Fun Facts About Ron Popeil, In 5 Easy Installments

Ron Popeil/Facebook
Ron Popeil/Facebook

Long before there was Billy Mays, Anthony Sullivan, Matthew Lesko, or Vince “ShamWow” Offer, there was Ron Popeil, the so-called “Godfather of the Infomercial” and/or “Salesman of the Century.” But Popeil is much more than a straight-up pitchman. Here are 5 things you might not know about the Ronco founder.

1. HE’S AN INVENTOR FIRST.

Unlike other pitchmen (and pitchwomen) who are simply hired spokespeople for a particular product, Popeil is the brains behind the products he’s promoting. And that, according to Popeil, makes all the difference. "The fact that I’m an inventor first and salesperson second is the reason why so many people buy my products,” Popeil told Forbes in 2006. “If you create a product that’s needed in the marketplace, or a drug that will solve a medical problem, people are going to buy it. It’s so easy for me to sell my products because the market exists.”

But wait, there’s more…

2. NONE OF HIS INFOMERCIALS WERE SCRIPTED.

In addition to his many best-selling “as seen on TV” products, Popeil also invented many of the very same catchphrases you hear being shouted at the screen by today’s infomercial spokespeople, including the ubiquitous, “But wait, there’s more…” In a 2014 interview with the Tampa Bay Business Journal, Popeil claimed that the chatter heard on his infomercials was completely unscripted, including the Showtime Rotisserie’s famous “Set it and forget it” slogan.

But wait, there’s more…

3. HE INVENTED ‘GREAT LOOKING HAIR’ TO COVER UP HIS BALD SPOT.

In an interview with Forbes, Popeil explained that some of his inventions have arisen out of personal need. Case in point: Great Looking Hair, a.k.a. hair in a can. “I have a bald spot on the back of my head, and I saw the need for a product to fix [the problem],” Popeil explained. “So I created the spray-on hair. I carry a can of it in my briefcase wherever I go.”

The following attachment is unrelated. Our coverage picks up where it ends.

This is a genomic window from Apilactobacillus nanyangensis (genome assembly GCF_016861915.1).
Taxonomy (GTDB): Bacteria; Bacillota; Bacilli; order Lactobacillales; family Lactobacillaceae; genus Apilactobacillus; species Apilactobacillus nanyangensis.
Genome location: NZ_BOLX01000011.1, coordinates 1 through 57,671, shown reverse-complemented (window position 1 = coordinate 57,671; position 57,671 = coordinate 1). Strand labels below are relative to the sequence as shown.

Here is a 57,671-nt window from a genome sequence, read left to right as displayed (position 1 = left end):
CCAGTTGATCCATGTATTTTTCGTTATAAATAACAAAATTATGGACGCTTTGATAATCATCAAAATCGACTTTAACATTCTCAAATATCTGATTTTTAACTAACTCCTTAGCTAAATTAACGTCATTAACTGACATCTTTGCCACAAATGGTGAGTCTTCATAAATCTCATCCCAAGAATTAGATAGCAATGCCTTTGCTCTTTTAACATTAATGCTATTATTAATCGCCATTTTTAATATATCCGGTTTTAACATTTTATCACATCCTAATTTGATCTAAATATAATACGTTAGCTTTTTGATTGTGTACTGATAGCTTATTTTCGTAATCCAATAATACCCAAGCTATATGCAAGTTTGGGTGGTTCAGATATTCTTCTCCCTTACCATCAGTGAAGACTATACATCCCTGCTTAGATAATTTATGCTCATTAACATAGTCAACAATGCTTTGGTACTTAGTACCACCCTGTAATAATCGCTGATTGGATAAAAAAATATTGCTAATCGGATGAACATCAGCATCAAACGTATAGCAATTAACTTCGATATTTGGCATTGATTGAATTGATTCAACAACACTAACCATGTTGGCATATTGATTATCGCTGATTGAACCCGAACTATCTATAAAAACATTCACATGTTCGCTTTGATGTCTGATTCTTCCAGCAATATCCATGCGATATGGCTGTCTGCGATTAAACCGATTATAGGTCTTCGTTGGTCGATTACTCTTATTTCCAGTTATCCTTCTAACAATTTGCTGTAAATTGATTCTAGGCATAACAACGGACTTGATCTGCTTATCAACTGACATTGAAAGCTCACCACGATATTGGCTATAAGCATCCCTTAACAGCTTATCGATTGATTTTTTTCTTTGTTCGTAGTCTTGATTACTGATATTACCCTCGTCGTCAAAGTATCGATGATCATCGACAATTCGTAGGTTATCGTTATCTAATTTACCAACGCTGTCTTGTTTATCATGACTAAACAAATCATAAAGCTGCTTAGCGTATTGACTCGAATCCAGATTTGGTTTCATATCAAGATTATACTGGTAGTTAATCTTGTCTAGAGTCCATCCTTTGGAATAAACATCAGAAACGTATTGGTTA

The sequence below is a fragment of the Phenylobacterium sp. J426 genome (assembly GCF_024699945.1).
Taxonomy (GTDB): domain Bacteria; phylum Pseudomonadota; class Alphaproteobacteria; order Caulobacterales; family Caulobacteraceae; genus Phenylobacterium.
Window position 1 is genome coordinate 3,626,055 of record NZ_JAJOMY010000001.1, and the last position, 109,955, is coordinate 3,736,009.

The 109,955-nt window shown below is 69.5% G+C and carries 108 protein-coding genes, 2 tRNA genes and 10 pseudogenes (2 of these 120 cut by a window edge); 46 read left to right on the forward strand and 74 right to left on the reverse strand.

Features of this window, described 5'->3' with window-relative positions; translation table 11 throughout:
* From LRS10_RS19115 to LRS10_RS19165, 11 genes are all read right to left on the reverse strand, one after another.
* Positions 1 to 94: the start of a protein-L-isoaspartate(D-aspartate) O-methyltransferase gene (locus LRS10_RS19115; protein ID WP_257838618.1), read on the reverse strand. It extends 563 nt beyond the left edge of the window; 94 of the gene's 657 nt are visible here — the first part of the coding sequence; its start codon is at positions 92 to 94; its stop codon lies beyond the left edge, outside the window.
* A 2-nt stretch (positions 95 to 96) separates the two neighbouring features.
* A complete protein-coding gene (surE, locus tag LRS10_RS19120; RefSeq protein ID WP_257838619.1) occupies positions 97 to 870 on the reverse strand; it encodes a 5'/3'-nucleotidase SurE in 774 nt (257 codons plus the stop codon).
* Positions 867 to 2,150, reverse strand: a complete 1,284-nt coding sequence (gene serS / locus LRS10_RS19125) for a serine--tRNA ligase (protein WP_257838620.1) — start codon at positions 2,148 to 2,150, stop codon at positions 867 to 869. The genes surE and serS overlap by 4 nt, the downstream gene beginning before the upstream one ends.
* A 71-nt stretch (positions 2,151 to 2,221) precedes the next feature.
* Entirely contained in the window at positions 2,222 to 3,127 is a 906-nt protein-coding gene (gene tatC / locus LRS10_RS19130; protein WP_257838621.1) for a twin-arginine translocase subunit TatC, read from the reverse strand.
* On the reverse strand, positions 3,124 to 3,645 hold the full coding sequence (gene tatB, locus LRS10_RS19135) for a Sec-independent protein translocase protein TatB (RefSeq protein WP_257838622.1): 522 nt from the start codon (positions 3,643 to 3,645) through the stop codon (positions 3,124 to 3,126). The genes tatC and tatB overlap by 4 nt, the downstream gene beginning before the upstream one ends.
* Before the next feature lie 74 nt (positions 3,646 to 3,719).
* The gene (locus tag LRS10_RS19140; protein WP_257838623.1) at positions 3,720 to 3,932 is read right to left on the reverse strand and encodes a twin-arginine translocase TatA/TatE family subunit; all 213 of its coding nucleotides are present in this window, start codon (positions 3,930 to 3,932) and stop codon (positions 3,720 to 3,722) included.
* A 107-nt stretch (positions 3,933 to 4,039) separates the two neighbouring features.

But wait, there’s more…

4. NOT EVERY INVENTION HAS BEEN A WINNER.

In an interview with People, Popeil explained how his mind is always thinking of new products that the market needs. “While other people are shopping for clothes, I'm in the housewares department thinking out a new concept,” he explained. And while he’s undoubtedly one of the most successful inventors in the history of late-night television (he estimates that he has sold more than $2 billion worth of product), he has also brought a few clunkers to market. Including a home handwriting analysis kit and a subliminal message tape meant to help customers quit smoking.

But wait, there’s more…

5. THE BEASTIE BOYS REFERENCED HIM IN “CRAWLSPACE.”

The lyrics to The Beastie Boys’ song “Crawlspace,” off their 2004 album To the 5 Boroughs, begin with: “There's a party going on in here for real / I got more product than Ron Popeil.”

Contrary to many reports, the 1984 Weird Al song “Mr. Popeil” is not about Ron. As Yankovic explains in the album's liner notes, “It's not about Ron Popeil, the founder of Ronco, but about his dad, the guy who invented the Vegamatic and the Pocket Fisherman. He did pitches for them on TV before Ronco was started. Mr. Popeil was a big facet of American pop culture; he started the whole genre of marketing these gimmicky gadgets on TV. Around the time I was writing the song, I came across a magazine article about me, and right next to it I saw a story about Mr. Popeil's daughter, Lisa Popeil, who was a classically trained singer who had worked with Frank Zappa. I thought it would be great if we could get her to sing on the track, and she agreed to do it. It was very odd, though, to be in the studio directing Lisa how to sing her own name!”

Party Like a Hobbit at Chicago’s Lord of the Rings Pop-Up Bar

Gollum and a Ringwraith loom near Bilbo's hobbit hole at Replay Lincoln Park's Lord of the Rings pop-up bar.
Gollum and a Ringwraith loom near Bilbo's hobbit hole at Replay Lincoln Park's Lord of the Rings pop-up bar.